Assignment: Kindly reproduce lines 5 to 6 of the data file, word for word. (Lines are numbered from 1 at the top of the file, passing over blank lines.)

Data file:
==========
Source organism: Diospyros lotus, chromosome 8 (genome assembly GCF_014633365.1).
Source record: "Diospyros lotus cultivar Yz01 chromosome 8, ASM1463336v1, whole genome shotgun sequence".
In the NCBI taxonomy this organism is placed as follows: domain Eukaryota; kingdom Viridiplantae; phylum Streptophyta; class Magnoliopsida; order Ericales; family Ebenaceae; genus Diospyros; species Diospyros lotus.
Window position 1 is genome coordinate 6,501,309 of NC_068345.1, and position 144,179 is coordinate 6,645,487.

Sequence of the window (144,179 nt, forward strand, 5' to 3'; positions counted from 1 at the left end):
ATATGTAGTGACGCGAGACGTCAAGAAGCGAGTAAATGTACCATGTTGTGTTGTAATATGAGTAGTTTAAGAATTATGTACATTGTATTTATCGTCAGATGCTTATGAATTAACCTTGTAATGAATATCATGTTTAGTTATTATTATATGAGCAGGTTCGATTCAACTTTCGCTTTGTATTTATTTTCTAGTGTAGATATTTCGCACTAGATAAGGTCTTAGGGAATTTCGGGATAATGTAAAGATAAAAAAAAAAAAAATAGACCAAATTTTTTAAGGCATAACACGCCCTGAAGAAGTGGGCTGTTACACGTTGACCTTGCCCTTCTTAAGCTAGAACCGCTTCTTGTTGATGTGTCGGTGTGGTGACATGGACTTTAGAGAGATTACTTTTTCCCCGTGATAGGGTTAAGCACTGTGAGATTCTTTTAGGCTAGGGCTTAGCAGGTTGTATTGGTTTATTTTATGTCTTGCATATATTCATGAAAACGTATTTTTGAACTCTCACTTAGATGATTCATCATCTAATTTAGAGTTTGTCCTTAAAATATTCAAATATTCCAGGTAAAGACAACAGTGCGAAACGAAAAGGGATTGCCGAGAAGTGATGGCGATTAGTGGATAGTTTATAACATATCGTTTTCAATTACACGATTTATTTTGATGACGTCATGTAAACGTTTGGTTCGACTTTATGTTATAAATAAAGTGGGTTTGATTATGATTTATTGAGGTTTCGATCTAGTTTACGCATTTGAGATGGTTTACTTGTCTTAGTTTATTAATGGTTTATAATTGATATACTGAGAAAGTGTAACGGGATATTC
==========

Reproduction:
Sequence of the window (144,179 nt, forward strand, 5' to 3'; positions counted from 1 at the left end):
ATATGTAGTGACGCGAGACGTCAAGAAGCGAGTAAATGTACCATGTTGTGTTGTAATATGAGTAGTTTAAGAATTATGTACATTGTATTTATCGTCAGATGCTTATGAATTAACCTTGTAATGAATATCATGTTTAGTTATTATTATATGAGCAGGTTCGATTCAACTTTCGCTTTGTATTTATTTTCTAGTGTAGATATTTCGCACTAGATAAGGTCTTAGGGAATTTCGGGATAATGTAAAGATAAAAAAAAAAAAAATAGACCAAATTTTTTAAGGCATAACACGCCCTGAAGAAGTGGGCTGTTACACGTTGACCTTGCCCTTCTTAAGCTAGAACCGCTTCTTGTTGATGTGTCGGTGTGGTGACATGGACTTTAGAGAGATTACTTTTTCCCCGTGATAGGGTTAAGCACTGTGAGATTCTTTTAGGCTAGGGCTTAGCAGGTTGTATTGGTTTATTTTATGTCTTGCATATATTCATGAAAACGTATTTTTGAACTCTCACTTAGATGATTCATCATCTAATTTAGAGTTTGTCCTTAAAATATTCAAATATTCCAGGTAAAGACAACAGTGCGAAACGAAAAGGGATTGCCGAGAAGTGATGGCGATTAGTGGATAGTTTATAACATATCGTTTTCAATTACACGATTTATTTTGATGACGTCATGTAAACGTTTGGTTCGACTTTATGTTATAAATAAAGTGGGTTTGATTATGATTTATTGAGGTTTCGATCTAGTTTACGCATTTGAGATGGTTTACTTGTCTTAGTTTATTAATGGTTTATAATTGATATACTGAGAAAGTGTAACGGGATATTC